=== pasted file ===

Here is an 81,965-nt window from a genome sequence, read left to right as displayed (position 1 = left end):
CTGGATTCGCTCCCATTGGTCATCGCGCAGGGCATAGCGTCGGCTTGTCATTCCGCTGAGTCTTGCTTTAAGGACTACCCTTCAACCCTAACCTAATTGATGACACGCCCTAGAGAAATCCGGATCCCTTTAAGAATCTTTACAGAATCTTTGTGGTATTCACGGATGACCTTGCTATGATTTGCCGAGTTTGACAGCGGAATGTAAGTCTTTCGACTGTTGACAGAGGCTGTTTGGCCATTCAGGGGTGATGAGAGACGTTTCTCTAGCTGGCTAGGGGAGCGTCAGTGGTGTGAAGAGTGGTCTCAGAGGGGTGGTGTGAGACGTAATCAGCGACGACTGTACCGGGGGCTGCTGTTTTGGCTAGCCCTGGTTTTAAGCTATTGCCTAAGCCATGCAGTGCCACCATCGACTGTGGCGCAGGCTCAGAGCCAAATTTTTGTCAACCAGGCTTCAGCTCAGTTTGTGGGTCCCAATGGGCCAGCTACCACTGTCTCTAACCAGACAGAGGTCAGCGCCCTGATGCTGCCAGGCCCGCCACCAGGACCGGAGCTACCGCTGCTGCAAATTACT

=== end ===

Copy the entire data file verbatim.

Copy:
Here is an 81,965-nt window from a genome sequence, read left to right as displayed (position 1 = left end):
CTGGATTCGCTCCCATTGGTCATCGCGCAGGGCATAGCGTCGGCTTGTCATTCCGCTGAGTCTTGCTTTAAGGACTACCCTTCAACCCTAACCTAATTGATGACACGCCCTAGAGAAATCCGGATCCCTTTAAGAATCTTTACAGAATCTTTGTGGTATTCACGGATGACCTTGCTATGATTTGCCGAGTTTGACAGCGGAATGTAAGTCTTTCGACTGTTGACAGAGGCTGTTTGGCCATTCAGGGGTGATGAGAGACGTTTCTCTAGCTGGCTAGGGGAGCGTCAGTGGTGTGAAGAGTGGTCTCAGAGGGGTGGTGTGAGACGTAATCAGCGACGACTGTACCGGGGGCTGCTGTTTTGGCTAGCCCTGGTTTTAAGCTATTGCCTAAGCCATGCAGTGCCACCATCGACTGTGGCGCAGGCTCAGAGCCAAATTTTTGTCAACCAGGCTTCAGCTCAGTTTGTGGGTCCCAATGGGCCAGCTACCACTGTCTCTAACCAGACAGAGGTCAGCGCCCTGATGCTGCCAGGCCCGCCACCAGGACCGGAGCTACCGCTGCTGCAAATTACT